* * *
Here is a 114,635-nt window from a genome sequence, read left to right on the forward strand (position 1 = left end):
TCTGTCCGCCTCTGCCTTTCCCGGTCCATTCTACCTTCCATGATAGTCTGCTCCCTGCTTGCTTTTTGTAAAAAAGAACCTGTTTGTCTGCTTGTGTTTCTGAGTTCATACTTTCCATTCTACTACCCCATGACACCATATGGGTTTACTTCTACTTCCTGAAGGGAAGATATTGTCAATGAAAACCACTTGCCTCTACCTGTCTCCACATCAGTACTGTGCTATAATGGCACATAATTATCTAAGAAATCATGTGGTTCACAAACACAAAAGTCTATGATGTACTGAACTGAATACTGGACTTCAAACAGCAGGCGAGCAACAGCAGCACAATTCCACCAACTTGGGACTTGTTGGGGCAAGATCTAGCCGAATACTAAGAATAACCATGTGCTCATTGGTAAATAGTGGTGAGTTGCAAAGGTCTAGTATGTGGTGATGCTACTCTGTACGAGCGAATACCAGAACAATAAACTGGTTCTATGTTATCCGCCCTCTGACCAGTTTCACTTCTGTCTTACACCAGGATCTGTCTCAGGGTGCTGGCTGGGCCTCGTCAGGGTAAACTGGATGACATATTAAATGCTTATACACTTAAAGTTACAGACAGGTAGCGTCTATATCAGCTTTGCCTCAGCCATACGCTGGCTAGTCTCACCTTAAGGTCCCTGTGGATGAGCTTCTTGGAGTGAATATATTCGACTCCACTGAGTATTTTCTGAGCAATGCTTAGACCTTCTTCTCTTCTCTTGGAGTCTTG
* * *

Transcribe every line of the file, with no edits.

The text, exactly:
Here is a 114,635-nt window from a genome sequence, read left to right on the forward strand (position 1 = left end):
TCTGTCCGCCTCTGCCTTTCCCGGTCCATTCTACCTTCCATGATAGTCTGCTCCCTGCTTGCTTTTTGTAAAAAAGAACCTGTTTGTCTGCTTGTGTTTCTGAGTTCATACTTTCCATTCTACTACCCCATGACACCATATGGGTTTACTTCTACTTCCTGAAGGGAAGATATTGTCAATGAAAACCACTTGCCTCTACCTGTCTCCACATCAGTACTGTGCTATAATGGCACATAATTATCTAAGAAATCATGTGGTTCACAAACACAAAAGTCTATGATGTACTGAACTGAATACTGGACTTCAAACAGCAGGCGAGCAACAGCAGCACAATTCCACCAACTTGGGACTTGTTGGGGCAAGATCTAGCCGAATACTAAGAATAACCATGTGCTCATTGGTAAATAGTGGTGAGTTGCAAAGGTCTAGTATGTGGTGATGCTACTCTGTACGAGCGAATACCAGAACAATAAACTGGTTCTATGTTATCCGCCCTCTGACCAGTTTCACTTCTGTCTTACACCAGGATCTGTCTCAGGGTGCTGGCTGGGCCTCGTCAGGGTAAACTGGATGACATATTAAATGCTTATACACTTAAAGTTACAGACAGGTAGCGTCTATATCAGCTTTGCCTCAGCCATACGCTGGCTAGTCTCACCTTAAGGTCCCTGTGGATGAGCTTCTTGGAGTGAATATATTCGACTCCACTGAGTATTTTCTGAGCAATGCTTAGACCTTCTTCTCTTCTCTTGGAGTCTTG